All entries for Monday 15 October 2007
October 15, 2007
It's a little late in the day, but I just discovered that today is Blog Action Day: as the website says, "On October 15th, bloggers around the web will unite to put a single important issue on everyone’s mind - the environment. Every blogger will post about the environment in their own way and relating to their own topic. Our aim is to get everyone talking towards a better future."
Well, I'm going to contribute by posting an extract or two from Leslie Marmon Silko's Ceremony because one of the novel's main concerns is with nature and the landscape, and also because the writing is beautiful. Silko's work is informed by Native American concepts of the land in which the land is experienced as an intrinsic part of being: as Paula Gunn Allen writes, "the fundamental idea that permeates American Indian life" is the notion that "we are the land […] The land is not really a place, separate from ourselves, where we act out the drama of our isolate destinies [...] It is rather a part of our being, dynamic, significant, real." However, the advancement of modern America over Native lands is not only resulting in economic, social and political marginalisation for traditional cultures but threatening the land that constitutes such an integral part of Native American identity; as Silko writes, the landscape is scarred by the effects of man and provides a constant reminder of destruction, “every day they had to look at the land, from horizon to horizon, and every day the loss was with them.”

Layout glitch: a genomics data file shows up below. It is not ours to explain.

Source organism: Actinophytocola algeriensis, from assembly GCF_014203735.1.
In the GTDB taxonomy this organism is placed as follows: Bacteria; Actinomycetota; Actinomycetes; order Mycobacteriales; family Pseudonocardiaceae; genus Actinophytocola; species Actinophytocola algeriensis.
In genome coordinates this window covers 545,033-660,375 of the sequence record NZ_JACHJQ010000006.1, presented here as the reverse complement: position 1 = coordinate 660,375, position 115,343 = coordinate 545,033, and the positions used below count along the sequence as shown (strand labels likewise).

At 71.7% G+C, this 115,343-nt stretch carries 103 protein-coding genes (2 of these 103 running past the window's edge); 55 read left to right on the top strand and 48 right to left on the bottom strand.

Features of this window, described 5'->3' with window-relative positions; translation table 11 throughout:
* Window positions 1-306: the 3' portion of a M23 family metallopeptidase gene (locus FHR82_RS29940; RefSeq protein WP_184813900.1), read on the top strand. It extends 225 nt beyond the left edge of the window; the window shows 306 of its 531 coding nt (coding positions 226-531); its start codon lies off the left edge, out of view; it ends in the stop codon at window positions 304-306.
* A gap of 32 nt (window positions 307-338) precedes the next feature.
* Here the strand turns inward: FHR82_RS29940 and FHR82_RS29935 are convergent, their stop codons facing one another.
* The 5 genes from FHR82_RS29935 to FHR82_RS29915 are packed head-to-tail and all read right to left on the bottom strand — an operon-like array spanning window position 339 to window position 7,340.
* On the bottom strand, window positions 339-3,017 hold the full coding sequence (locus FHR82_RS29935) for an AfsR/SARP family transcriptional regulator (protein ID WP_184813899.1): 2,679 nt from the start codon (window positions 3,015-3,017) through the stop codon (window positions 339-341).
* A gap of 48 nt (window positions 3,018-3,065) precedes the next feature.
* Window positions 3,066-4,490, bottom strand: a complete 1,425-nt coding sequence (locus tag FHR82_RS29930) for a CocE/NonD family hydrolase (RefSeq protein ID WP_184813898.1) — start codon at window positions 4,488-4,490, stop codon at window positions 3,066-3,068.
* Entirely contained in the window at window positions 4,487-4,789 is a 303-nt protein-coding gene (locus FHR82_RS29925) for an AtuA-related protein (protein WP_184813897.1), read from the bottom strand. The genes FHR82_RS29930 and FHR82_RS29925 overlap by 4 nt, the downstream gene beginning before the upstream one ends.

Yet Ceremony works to reclaim the sacred spaces that are increasingly becoming lost and through the protagonist Tayo, Silko reforges the connection between people and place. The following couple of extracts draw demonstrate the drawing together of these elements in relation to two other features that are central to the relationship with the land, storytelling and the Native American concept of time. The extracts offer an enlightening perspective on the environment from a culture that cannot comprehend threatening the land for human gain.
The sky was hazy blue and it looked far away and uncertain, but he could remember times when he and Rocky had climbed the Bone Mesa, high above the valley southwest of Mesita, and he had felt that the sky was near and that he could have touched it. He believed then that touching the sky had to do with where you were standing and how the clouds were that day. He had believed that on certain nights, when the moon rose full and wide as a corner of the sky, a person standing on the high sandstone cliff of that mesa could reach the moon. Distances and days existed in themselves then; they all had a story. They were not barriers. If a person wanted to get to the moon, there was a way; it all depended on whether you knew the directions – exactly which way to go and what to do to get there; it depended on whether you knew the story of how others before you had gone. (19)
The ride into the mountains had branched into all directions of time. He knew then why the oldtimers could only speak of yesterday and tomorrow in terms of the present moment: the only certainty; and this present sense of being was qualified with bare hints of yesterday or tomorrow, by saying, “I go up to the mountains yesterday or I go up to the mountain tomorrow.” The ck’o’yo Kaup’a’ta somewhere is stacking his gambling sticks and waiting for a visitor; Rocky and I are walking across the ridge in the moonlight; Josiah and Robert are waiting for us. This night is a single night; and there has never been any other. (192)